Shawn fain is set to appear on Facebook Live at 5 pm this afternoon to provide an update to rank and file. After this, we should have a clearer picture of the strike strategy that UAW plans to implement. Though given what we know, a targeted strike would be a mistake. Even if it is justified by the argument of saving money or stretching the strike fund, this makes no sense. There are a total of 146,000 UAW-unionized workers employed at the ‘Big Three’. If they were to strike they would receive $500 in strike funds every week. Currently, the UAW strike fund has $825 million. These funds, in the event of a full strike, would be enough to last 2.6 months or about 80 days. The last strike of UAW GM workers lasted only half that.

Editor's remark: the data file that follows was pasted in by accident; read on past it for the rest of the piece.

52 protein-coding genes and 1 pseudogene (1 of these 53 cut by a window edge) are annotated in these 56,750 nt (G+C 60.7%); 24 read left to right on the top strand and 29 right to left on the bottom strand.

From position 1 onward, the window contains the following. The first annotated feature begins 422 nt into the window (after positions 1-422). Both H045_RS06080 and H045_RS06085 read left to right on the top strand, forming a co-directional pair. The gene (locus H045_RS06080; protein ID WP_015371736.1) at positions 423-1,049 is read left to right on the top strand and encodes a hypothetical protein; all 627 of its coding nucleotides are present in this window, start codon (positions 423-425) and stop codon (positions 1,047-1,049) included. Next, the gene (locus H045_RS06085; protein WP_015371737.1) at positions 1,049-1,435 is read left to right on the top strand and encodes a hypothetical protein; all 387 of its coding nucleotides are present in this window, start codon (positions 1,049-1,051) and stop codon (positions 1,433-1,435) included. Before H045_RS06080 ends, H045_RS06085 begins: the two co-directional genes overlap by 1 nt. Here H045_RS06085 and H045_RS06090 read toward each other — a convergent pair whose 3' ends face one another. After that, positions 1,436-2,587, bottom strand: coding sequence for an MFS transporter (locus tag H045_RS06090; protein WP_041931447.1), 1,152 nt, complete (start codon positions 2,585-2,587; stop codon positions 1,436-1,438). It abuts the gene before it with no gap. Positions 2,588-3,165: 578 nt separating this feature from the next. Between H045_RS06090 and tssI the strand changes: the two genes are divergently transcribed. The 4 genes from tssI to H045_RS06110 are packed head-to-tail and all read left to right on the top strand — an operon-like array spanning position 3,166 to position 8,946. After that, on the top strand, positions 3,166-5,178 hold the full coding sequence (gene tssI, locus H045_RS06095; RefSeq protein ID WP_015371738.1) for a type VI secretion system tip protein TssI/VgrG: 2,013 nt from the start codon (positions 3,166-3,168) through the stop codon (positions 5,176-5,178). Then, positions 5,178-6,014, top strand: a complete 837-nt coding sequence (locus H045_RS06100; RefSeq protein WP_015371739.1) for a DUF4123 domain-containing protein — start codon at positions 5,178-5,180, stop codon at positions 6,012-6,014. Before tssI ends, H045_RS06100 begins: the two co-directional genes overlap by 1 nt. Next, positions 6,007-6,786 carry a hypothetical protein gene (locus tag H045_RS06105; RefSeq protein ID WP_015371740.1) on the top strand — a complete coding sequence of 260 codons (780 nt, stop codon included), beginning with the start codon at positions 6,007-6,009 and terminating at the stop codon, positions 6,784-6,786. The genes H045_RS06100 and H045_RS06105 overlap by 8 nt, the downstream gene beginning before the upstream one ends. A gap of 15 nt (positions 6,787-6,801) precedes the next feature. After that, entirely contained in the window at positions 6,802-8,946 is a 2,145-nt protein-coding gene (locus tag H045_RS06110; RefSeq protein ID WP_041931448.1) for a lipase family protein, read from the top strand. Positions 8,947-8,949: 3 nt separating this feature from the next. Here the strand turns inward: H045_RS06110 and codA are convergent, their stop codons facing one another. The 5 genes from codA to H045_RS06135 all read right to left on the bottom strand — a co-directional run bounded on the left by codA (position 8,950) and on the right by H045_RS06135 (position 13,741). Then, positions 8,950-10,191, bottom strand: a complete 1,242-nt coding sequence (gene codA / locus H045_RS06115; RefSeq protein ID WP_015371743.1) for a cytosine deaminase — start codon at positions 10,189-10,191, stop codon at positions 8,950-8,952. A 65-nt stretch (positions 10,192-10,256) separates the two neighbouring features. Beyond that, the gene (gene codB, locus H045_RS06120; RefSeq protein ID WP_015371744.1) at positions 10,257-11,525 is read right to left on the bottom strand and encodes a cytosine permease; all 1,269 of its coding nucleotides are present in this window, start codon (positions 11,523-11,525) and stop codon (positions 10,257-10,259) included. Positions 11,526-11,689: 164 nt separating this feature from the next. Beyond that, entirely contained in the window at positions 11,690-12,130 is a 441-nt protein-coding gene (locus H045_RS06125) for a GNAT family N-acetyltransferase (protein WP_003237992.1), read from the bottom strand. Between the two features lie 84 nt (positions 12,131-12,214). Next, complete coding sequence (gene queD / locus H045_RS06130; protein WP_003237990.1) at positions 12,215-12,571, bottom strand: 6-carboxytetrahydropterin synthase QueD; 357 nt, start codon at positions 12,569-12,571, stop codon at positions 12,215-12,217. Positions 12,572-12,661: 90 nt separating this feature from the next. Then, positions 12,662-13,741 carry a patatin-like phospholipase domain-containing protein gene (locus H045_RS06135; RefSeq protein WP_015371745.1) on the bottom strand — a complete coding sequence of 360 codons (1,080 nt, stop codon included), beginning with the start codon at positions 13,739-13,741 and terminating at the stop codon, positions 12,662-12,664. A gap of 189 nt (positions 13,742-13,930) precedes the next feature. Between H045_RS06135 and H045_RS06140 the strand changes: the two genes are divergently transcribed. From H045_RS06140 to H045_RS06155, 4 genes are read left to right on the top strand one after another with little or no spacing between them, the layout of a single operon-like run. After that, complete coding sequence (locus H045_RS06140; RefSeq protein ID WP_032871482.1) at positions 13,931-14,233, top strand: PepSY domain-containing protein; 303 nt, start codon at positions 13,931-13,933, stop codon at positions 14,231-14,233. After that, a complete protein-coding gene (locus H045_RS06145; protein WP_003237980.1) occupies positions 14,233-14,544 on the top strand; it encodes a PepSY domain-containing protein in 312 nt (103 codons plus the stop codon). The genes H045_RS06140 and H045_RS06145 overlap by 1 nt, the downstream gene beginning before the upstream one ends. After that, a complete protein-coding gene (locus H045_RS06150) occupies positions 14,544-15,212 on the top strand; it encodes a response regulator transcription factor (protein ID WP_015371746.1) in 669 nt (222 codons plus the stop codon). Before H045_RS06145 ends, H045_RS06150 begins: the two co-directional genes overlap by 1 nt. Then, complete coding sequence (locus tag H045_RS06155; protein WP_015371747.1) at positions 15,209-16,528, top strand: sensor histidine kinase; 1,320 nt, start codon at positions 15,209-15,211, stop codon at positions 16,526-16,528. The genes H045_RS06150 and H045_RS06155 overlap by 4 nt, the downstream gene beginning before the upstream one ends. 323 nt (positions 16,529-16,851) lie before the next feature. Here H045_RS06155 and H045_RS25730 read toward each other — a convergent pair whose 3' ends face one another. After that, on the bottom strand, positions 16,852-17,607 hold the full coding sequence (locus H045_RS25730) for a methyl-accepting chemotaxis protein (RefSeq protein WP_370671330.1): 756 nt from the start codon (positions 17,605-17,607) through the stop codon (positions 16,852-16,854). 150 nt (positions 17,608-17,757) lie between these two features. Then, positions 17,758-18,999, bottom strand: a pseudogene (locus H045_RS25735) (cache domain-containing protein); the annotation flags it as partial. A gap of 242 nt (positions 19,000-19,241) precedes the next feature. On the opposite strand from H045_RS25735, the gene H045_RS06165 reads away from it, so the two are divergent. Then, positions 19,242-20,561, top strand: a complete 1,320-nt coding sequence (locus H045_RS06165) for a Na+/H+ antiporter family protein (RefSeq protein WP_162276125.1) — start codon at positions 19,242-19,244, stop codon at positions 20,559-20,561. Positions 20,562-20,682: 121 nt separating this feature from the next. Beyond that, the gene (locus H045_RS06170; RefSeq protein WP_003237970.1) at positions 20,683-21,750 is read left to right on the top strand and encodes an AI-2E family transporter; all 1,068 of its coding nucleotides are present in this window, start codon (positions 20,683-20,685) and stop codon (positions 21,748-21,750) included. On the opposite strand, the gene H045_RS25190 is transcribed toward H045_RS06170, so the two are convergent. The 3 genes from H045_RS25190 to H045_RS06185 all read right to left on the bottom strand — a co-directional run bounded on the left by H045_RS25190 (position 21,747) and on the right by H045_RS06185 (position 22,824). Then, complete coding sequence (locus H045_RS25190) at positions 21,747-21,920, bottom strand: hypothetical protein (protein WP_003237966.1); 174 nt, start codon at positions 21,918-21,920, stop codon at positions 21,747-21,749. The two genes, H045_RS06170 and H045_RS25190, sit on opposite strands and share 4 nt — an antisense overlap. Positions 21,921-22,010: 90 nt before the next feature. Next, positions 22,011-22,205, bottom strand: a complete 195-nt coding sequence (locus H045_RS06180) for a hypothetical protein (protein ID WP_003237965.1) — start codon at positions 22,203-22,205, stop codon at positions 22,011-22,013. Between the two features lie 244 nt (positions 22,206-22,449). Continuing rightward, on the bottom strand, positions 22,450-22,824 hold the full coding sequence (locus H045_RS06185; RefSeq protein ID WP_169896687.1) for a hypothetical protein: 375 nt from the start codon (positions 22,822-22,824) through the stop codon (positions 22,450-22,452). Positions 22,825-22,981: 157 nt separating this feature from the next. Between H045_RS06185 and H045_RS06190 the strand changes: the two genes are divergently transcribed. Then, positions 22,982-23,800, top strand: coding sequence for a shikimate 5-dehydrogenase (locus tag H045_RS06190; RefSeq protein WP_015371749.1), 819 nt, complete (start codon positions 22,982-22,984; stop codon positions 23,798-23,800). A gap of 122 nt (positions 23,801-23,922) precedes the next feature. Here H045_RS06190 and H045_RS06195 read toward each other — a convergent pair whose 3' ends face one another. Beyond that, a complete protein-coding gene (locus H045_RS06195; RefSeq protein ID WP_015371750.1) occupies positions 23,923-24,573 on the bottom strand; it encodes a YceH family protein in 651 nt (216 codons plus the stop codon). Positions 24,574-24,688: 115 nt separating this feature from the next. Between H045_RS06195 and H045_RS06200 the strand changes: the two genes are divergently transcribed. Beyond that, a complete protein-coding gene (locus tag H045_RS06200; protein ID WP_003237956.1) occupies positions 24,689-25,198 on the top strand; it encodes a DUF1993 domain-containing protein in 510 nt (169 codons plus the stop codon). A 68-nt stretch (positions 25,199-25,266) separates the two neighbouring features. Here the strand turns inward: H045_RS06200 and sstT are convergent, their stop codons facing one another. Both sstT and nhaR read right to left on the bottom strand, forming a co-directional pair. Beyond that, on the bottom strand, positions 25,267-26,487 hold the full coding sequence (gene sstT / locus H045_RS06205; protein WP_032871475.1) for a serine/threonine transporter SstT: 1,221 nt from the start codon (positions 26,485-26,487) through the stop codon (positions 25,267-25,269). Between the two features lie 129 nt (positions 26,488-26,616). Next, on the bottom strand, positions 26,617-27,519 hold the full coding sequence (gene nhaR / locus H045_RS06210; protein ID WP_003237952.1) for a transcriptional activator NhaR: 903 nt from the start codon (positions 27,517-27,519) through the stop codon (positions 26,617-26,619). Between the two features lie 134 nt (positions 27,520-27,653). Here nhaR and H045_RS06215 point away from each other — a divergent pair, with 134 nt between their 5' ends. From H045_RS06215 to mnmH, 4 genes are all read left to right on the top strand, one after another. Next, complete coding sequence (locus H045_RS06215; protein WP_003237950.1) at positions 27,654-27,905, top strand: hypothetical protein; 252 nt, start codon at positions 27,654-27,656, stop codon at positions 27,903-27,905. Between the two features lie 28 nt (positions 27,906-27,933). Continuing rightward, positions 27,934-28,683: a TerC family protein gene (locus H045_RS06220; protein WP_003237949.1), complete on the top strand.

Anderson Economic Group, a bourgeois research firm estimates that even a 10-day strike would cost the whole economy $5.6 billion. Further, it would cost those specific capitalist, the Big Three, $989 million. The president of Anderson Economic Group goes on to say “In 2019, General Motors could look at their inventory and say, ‘We can take a 10-day strike, and hardly anybody who wants one of our cars is going to be unable to get it. That’s not the case in 2023.” It is clear that the bourgeoisie fears a strike for what it could do to their profits. They don’t want a 10-day strike when, with these funds, the union could go eight times longer than that.